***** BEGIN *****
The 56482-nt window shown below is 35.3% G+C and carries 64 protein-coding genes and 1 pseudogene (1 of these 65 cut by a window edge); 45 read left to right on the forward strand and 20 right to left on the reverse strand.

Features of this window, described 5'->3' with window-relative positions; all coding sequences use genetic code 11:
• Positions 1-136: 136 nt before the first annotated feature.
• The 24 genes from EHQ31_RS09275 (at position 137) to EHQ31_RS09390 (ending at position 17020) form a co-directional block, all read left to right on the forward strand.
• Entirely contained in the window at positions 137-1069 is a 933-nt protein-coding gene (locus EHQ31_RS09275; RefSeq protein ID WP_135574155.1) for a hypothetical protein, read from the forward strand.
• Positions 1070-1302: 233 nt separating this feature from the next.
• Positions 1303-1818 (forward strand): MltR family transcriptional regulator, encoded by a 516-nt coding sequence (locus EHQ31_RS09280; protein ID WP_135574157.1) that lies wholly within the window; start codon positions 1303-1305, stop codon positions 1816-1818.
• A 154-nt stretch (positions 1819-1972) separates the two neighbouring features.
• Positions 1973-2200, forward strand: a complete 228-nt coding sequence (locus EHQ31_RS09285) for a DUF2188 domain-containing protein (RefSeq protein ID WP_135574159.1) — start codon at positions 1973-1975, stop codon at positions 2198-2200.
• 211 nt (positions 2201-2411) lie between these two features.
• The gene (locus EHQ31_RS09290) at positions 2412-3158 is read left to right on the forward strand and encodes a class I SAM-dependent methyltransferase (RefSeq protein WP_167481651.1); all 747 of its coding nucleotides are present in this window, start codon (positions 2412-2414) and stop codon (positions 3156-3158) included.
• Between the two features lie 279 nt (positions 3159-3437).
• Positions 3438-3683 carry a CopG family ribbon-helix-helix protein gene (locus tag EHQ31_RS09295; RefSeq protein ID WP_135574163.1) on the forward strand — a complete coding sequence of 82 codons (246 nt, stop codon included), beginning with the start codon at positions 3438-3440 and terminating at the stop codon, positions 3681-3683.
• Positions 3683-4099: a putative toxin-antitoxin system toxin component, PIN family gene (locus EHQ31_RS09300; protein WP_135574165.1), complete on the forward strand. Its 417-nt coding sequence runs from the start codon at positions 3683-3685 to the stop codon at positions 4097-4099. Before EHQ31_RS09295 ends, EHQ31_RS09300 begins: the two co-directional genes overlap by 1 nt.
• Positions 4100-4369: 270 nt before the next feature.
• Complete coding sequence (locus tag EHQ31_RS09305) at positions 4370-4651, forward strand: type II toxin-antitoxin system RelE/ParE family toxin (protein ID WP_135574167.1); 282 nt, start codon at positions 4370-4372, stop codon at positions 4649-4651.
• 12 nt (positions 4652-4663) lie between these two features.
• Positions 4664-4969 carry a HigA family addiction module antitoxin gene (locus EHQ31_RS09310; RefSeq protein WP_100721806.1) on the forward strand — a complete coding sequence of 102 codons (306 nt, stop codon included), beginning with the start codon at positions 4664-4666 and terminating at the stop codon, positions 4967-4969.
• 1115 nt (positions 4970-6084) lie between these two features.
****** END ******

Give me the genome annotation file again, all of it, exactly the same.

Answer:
The 56482-nt window shown below is 35.3% G+C and carries 64 protein-coding genes and 1 pseudogene (1 of these 65 cut by a window edge); 45 read left to right on the forward strand and 20 right to left on the reverse strand.

Features of this window, described 5'->3' with window-relative positions; all coding sequences use genetic code 11:
• Positions 1-136: 136 nt before the first annotated feature.
• The 24 genes from EHQ31_RS09275 (at position 137) to EHQ31_RS09390 (ending at position 17020) form a co-directional block, all read left to right on the forward strand.
• Entirely contained in the window at positions 137-1069 is a 933-nt protein-coding gene (locus EHQ31_RS09275; RefSeq protein ID WP_135574155.1) for a hypothetical protein, read from the forward strand.
• Positions 1070-1302: 233 nt separating this feature from the next.
• Positions 1303-1818 (forward strand): MltR family transcriptional regulator, encoded by a 516-nt coding sequence (locus EHQ31_RS09280; protein ID WP_135574157.1) that lies wholly within the window; start codon positions 1303-1305, stop codon positions 1816-1818.
• A 154-nt stretch (positions 1819-1972) separates the two neighbouring features.
• Positions 1973-2200, forward strand: a complete 228-nt coding sequence (locus EHQ31_RS09285) for a DUF2188 domain-containing protein (RefSeq protein ID WP_135574159.1) — start codon at positions 1973-1975, stop codon at positions 2198-2200.
• 211 nt (positions 2201-2411) lie between these two features.
• The gene (locus EHQ31_RS09290) at positions 2412-3158 is read left to right on the forward strand and encodes a class I SAM-dependent methyltransferase (RefSeq protein WP_167481651.1); all 747 of its coding nucleotides are present in this window, start codon (positions 2412-2414) and stop codon (positions 3156-3158) included.
• Between the two features lie 279 nt (positions 3159-3437).
• Positions 3438-3683 carry a CopG family ribbon-helix-helix protein gene (locus tag EHQ31_RS09295; RefSeq protein ID WP_135574163.1) on the forward strand — a complete coding sequence of 82 codons (246 nt, stop codon included), beginning with the start codon at positions 3438-3440 and terminating at the stop codon, positions 3681-3683.
• Positions 3683-4099: a putative toxin-antitoxin system toxin component, PIN family gene (locus EHQ31_RS09300; protein WP_135574165.1), complete on the forward strand. Its 417-nt coding sequence runs from the start codon at positions 3683-3685 to the stop codon at positions 4097-4099. Before EHQ31_RS09295 ends, EHQ31_RS09300 begins: the two co-directional genes overlap by 1 nt.
• Positions 4100-4369: 270 nt before the next feature.
• Complete coding sequence (locus tag EHQ31_RS09305) at positions 4370-4651, forward strand: type II toxin-antitoxin system RelE/ParE family toxin (protein ID WP_135574167.1); 282 nt, start codon at positions 4370-4372, stop codon at positions 4649-4651.
• 12 nt (positions 4652-4663) lie between these two features.
• Positions 4664-4969 carry a HigA family addiction module antitoxin gene (locus EHQ31_RS09310; RefSeq protein WP_100721806.1) on the forward strand — a complete coding sequence of 102 codons (306 nt, stop codon included), beginning with the start codon at positions 4664-4666 and terminating at the stop codon, positions 4967-4969.
• 1115 nt (positions 4970-6084) lie between these two features.